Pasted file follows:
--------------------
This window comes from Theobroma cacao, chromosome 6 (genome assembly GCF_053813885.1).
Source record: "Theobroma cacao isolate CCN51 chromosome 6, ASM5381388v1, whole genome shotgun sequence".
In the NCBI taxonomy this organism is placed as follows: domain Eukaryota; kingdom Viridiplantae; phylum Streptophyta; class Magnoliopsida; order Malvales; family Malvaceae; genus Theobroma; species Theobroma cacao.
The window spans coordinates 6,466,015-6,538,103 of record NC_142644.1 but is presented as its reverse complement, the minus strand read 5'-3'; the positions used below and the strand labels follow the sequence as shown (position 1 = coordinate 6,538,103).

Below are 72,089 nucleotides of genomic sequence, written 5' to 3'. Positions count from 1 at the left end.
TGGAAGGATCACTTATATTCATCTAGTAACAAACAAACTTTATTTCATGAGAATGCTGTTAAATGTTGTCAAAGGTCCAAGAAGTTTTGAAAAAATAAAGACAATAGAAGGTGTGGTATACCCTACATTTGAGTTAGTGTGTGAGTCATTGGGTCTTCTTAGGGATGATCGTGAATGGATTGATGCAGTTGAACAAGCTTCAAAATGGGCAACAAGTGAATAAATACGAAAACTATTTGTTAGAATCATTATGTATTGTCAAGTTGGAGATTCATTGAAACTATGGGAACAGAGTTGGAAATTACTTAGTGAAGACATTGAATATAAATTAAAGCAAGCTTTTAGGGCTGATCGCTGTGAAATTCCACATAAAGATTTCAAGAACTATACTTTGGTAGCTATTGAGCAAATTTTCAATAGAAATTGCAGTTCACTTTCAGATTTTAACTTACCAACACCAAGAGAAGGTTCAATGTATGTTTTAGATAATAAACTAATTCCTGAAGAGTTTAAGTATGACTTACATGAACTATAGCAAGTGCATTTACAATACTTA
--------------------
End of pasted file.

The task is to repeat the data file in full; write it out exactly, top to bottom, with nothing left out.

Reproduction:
This window comes from Theobroma cacao, chromosome 6 (genome assembly GCF_053813885.1).
Source record: "Theobroma cacao isolate CCN51 chromosome 6, ASM5381388v1, whole genome shotgun sequence".
In the NCBI taxonomy this organism is placed as follows: domain Eukaryota; kingdom Viridiplantae; phylum Streptophyta; class Magnoliopsida; order Malvales; family Malvaceae; genus Theobroma; species Theobroma cacao.
The window spans coordinates 6,466,015-6,538,103 of record NC_142644.1 but is presented as its reverse complement, the minus strand read 5'-3'; the positions used below and the strand labels follow the sequence as shown (position 1 = coordinate 6,538,103).

Below are 72,089 nucleotides of genomic sequence, written 5' to 3'. Positions count from 1 at the left end.
TGGAAGGATCACTTATATTCATCTAGTAACAAACAAACTTTATTTCATGAGAATGCTGTTAAATGTTGTCAAAGGTCCAAGAAGTTTTGAAAAAATAAAGACAATAGAAGGTGTGGTATACCCTACATTTGAGTTAGTGTGTGAGTCATTGGGTCTTCTTAGGGATGATCGTGAATGGATTGATGCAGTTGAACAAGCTTCAAAATGGGCAACAAGTGAATAAATACGAAAACTATTTGTTAGAATCATTATGTATTGTCAAGTTGGAGATTCATTGAAACTATGGGAACAGAGTTGGAAATTACTTAGTGAAGACATTGAATATAAATTAAAGCAAGCTTTTAGGGCTGATCGCTGTGAAATTCCACATAAAGATTTCAAGAACTATACTTTGGTAGCTATTGAGCAAATTTTCAATAGAAATTGCAGTTCACTTTCAGATTTTAACTTACCAACACCAAGAGAAGGTTCAATGTATGTTTTAGATAATAAACTAATTCCTGAAGAGTTTAAGTATGACTTACATGAACTATAGCAAGTGCATTTACAATACTTA